I was confused about how this works until I realized that a derivative measures the change at a point. So places where the image's color changes from very light to very dark or vice versa have a large change, so the norm of the derivative is large, so it shows as white on the processed image.

keenan

Right, exactly. Another confusing thing here is that we have a color image, but a black and white "edge map." We'll spend a lot of time talking about color in this class, but for now it's perhaps easiest to imagine that the input image is also somehow converted to black and white, so that you can just take the usual derivative.

fengyupeng

The idea of taking derivative of an image is fascinating to me. You mentioned in your previous comment that the image is converted to black and white before taking the derivative. Is it possible to take derivative of a color image directly? Would the end result also be in color? And by taking derivative, from my understanding, we are measuring how abrupt shades change in the image. How would an edge of two colors with very different hue or saturation, but similar brightness show up in the derived picture?

keenan

Sure, there are lots of ways to take a derivative of an image. In terms of color, one way to think about it is to separate out into several color channels (e.g., red-green-blue (RGB) or cyan-magenta-yellow-black (CMYK)), viewing each as a black-and-white image. Then you still have the question of which derivative to consider: do you take the gradient? Or some other combination of directional derivatives? Or what? Lots of possibilities; Wikipedia has a decent introduction to edge detection. In fact, working in standard RGB or CMYK color spaces may not be the wisest idea, since human visual perception works in a very different way. We will spend plenty of time talking about color perception and color spaces later on in the course.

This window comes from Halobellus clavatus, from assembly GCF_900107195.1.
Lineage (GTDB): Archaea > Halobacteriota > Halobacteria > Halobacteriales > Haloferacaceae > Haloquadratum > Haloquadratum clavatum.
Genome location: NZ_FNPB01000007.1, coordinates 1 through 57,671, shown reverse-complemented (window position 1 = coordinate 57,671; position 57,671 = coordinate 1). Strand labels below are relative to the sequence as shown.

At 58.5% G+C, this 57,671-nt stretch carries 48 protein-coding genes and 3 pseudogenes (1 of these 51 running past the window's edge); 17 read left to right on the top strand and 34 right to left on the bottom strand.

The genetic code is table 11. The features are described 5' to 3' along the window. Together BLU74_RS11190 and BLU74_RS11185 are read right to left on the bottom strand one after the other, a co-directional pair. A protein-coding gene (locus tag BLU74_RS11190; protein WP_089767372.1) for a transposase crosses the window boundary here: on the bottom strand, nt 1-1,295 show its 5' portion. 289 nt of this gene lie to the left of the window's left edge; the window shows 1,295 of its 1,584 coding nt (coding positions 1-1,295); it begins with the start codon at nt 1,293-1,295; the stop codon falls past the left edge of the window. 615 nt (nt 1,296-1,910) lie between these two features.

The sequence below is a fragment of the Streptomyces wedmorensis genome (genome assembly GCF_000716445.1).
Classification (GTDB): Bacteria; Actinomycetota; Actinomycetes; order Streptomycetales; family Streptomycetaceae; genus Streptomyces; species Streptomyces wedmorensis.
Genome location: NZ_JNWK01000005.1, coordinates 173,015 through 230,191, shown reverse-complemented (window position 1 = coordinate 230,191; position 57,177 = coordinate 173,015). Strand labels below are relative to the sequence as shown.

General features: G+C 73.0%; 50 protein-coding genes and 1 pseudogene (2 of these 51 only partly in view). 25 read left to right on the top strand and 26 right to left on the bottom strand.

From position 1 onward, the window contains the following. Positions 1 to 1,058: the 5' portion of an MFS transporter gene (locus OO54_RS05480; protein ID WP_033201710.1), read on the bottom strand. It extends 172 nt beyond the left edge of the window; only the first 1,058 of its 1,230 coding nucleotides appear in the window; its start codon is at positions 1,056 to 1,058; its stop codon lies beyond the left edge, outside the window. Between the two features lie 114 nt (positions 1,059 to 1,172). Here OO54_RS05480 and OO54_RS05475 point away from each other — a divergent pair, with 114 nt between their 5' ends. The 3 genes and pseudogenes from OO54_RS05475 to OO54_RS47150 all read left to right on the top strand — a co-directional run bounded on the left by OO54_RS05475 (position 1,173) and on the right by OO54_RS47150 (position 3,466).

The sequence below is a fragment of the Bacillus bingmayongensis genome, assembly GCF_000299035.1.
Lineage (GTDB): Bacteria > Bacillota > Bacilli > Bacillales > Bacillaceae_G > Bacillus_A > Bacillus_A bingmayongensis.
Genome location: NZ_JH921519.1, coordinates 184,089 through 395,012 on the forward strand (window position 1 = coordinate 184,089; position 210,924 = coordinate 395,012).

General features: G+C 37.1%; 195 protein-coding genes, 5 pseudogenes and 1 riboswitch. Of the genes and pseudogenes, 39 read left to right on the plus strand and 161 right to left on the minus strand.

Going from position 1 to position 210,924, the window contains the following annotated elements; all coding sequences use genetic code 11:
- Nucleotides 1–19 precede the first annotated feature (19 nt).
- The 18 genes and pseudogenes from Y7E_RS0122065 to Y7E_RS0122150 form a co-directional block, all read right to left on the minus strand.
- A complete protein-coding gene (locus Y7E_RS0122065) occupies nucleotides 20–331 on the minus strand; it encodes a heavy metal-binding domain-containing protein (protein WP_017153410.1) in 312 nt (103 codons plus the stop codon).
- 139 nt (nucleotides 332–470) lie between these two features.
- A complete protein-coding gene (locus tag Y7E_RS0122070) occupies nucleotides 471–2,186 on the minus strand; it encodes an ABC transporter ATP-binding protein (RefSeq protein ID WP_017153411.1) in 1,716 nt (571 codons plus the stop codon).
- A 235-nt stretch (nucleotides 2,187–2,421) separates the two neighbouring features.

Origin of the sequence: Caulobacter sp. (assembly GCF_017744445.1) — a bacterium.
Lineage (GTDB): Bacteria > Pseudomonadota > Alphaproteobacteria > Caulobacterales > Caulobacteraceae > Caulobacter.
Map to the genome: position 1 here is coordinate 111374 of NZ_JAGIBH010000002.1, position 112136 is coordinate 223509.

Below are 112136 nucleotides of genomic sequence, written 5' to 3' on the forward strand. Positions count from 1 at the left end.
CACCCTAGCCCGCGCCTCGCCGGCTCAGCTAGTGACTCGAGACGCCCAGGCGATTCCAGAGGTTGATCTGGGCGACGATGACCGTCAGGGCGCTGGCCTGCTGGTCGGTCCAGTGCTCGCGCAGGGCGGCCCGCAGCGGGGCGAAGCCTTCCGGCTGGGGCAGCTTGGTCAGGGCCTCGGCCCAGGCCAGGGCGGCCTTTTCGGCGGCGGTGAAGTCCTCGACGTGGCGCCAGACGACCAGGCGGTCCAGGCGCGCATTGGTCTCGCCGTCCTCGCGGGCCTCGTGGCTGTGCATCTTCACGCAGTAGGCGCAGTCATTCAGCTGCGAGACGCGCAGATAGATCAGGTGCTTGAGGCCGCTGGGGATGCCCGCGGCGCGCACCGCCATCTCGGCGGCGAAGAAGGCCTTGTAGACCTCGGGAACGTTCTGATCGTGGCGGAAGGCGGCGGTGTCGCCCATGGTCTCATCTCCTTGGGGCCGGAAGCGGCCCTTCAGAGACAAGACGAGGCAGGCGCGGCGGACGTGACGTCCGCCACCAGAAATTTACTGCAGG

fengyupeng

Thank you so much for your reply! Looks like there's a lot to explore. I'll let you know if something further comes up.

I was confused about how this works until I realized that a derivative measures the change at a point. So places where the image's color changes from very light to very dark or vice versa have a large change, so the norm of the derivative is large, so it shows as white on the processed image.

Right, exactly. Another confusing thing here is that we have a color image, but a black and white "edge map." We'll spend a lot of time talking about color in this class, but for now it's perhaps easiest to imagine that the input image is also somehow converted to black and white, so that you can just take the usual derivative.

The idea of taking derivative of an image is fascinating to me. You mentioned in your previous comment that the image is converted to black and white before taking the derivative. Is it possible to take derivative of a color image directly? Would the end result also be in color? And by taking derivative, from my understanding, we are measuring how abrupt shades change in the image. How would an edge of two colors with very different hue or saturation, but similar brightness show up in the derived picture?

Sure, there are lots of ways to take a derivative of an image. In terms of color, one way to think about it is to separate out into several color channels (e.g., red-green-blue (RGB) or cyan-magenta-yellow-black (CMYK)), viewing each as a black-and-white image. Then you still have the question of which derivative to consider: do you take the gradient? Or some other combination of directional derivatives? Or what? Lots of possibilities; Wikipedia has a decent introduction to edge detection. In fact, working in standard RGB or CMYK color spaces may not be the wisest idea, since human visual perception works in a very different way. We will spend plenty of time talking about color perception and color spaces later on in the course.

Thank you so much for your reply! Looks like there's a lot to explore. I'll let you know if something further comes up.